THERE’S WAITING, AND THEN THERE’S WAITING
Yankee players got their 2001 World Series shares months ago: more than $201,000 each — for losing. Five waiters at Yankee Stadium’s most exclusive restaurant, on the other hand, faithfully served George Steinbrenner and his buddies during the series, and saw some big tips being scrawled on charge slips, but they got zero, nada, zip of that tip money until just last week — and only after the Voice made some calls to ask what the hell was going on.
“It wouldn’t be so bad if I didn’t have to pay taxes on it,” a thirtyish waiter (name withheld to protect future gigs) said during the long wait for the $600 owed her. “That’s what got me. They made us sign affidavits that made us responsible for the taxes.”
The Yankee Club, a narrow restaurant fitted with 20 or 30 tables, is wedged between executive suites high above home plate and admits only luxury-box ticket holders, who snack on $35, diner-quality steaks. Dress is sports-tycoon casual: jacket, tie optional, no jeans. The big macher himself eats his ritual pre-game meal there.
The waiters liked their gig and didn’t foresee a problem getting paid for it, because Steinbrenner, one says, “always treated everyone nicely.” But suspicions grew as the waiters waited for months for their tip money — estimated by them to total between $2000 and $4000 — to arrive in the mail. It didn’t. Phone calls to the Yankee Club went unanswered as weeks passed. Because the season was over, the waiters say, it was difficult to get anyone at the Stadium on the phone — especially to demand money.
The tip money had disappeared into the black hole of relationships among the ballpark, the ballpark’s contractor Volume Services America, and the contractor’s subcontractor, a staffing firm called John Lack Associates. Ultimately, a call by the Voice to a veep at Lack prompted the veep to call Volume Services America, and the checks were finally sent — just as another season is about to begin.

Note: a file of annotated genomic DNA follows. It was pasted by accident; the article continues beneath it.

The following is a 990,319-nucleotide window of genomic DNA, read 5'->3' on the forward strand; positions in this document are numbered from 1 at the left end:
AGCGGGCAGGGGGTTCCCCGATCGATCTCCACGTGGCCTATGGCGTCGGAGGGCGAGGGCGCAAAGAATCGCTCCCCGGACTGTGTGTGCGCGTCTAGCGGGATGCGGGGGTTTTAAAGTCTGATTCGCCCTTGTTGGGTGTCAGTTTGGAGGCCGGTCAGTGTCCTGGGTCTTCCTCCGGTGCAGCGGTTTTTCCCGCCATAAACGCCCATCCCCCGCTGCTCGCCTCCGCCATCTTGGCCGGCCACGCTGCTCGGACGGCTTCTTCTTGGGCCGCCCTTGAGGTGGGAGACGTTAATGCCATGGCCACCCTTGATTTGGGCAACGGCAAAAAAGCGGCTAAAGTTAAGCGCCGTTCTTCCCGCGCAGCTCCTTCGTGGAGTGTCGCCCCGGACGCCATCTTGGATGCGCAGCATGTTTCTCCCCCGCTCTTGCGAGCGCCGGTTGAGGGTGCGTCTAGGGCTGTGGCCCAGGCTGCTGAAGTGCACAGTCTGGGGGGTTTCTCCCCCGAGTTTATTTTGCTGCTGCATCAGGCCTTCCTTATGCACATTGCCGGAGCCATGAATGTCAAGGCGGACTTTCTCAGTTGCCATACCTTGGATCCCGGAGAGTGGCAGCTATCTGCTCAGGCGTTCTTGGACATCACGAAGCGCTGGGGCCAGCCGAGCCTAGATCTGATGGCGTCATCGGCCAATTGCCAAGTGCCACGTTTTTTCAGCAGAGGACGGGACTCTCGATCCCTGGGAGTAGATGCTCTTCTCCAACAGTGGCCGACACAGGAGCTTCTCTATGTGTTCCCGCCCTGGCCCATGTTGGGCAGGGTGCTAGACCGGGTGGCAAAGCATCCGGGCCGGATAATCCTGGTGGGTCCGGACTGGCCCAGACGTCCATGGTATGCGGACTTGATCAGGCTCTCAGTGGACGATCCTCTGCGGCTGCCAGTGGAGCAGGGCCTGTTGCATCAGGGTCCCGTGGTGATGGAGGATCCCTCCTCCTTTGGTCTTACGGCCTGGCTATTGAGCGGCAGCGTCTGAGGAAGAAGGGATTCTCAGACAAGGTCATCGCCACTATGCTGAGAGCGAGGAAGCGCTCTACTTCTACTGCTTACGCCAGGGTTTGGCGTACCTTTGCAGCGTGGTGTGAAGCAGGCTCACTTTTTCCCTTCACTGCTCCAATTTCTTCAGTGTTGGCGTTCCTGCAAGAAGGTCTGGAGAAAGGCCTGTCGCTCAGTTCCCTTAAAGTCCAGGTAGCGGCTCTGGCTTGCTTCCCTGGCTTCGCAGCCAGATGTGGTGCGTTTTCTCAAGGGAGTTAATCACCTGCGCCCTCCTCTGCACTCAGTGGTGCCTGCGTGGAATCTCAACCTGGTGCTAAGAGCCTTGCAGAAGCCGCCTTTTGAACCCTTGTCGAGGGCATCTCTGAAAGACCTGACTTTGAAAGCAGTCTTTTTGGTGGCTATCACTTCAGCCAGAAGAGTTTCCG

“It’s only that you called that anyone did anything,” one waiter tells the Voice. Another waiter, referring to the Yanks’ signing of Jason Giambi, adds, “It’s such a small thing, but you know they just signed a guy for something like $50 million. Yet they can’t fork over a couple hundred for you to pay your rent. It’s unbelievable.”
A DISAPPEARANCE WORTHY OF HITCHCOCK
Live from Tampa, it’s Survivor 3: Spring Training. The prize: two spots in the Yankees’ starting rotation. The contestants: David “Boomer” Wells, Orlando “El Duque” Hernández, and Sterling “So Boring He Has No Nickname” Hitchcock. In last week’s episode, Hitch got thrown off the island — not for his sorry 7.30 ERA, but because a back injury put him on the DL till mid April. Which is really for the best, given the way his rivals have been cranking it. Wells’s 30-pound beer belly disappeared from the clubhouse — we hear Ruben Rivera sold it to a memorabilia dealer — but his awesome control (and walrus mustache) remain. No pinstriped starter boasts a lower ERA. After imploding in 2001, El Duque looks equally back in form, which in his case means (a) racking up a 3-0 record, and (b) being as high-strung as the champion poodle in this year’s Westminster dog show. During a recent outing, he had to be restrained by Joe Torre from rushing at Rickey Henderson, who’d enraged him by whacking a leadoff homer. “I was just laughing,” said opposing pitcher Pedro Martinez, “because I’ve never seen El Duque lose it so easy.” With Opening Day fast approaching, perhaps the Yanks should sic Hernandez on a more important target — like Cablevision owner Charles Dolan.
CONTRIBUTORS: Joe Pappalardo, J. Yeh, Ward Harkavy, Neil Demause, Dean Chadwin
SPORTS EDITOR Ward Harkavy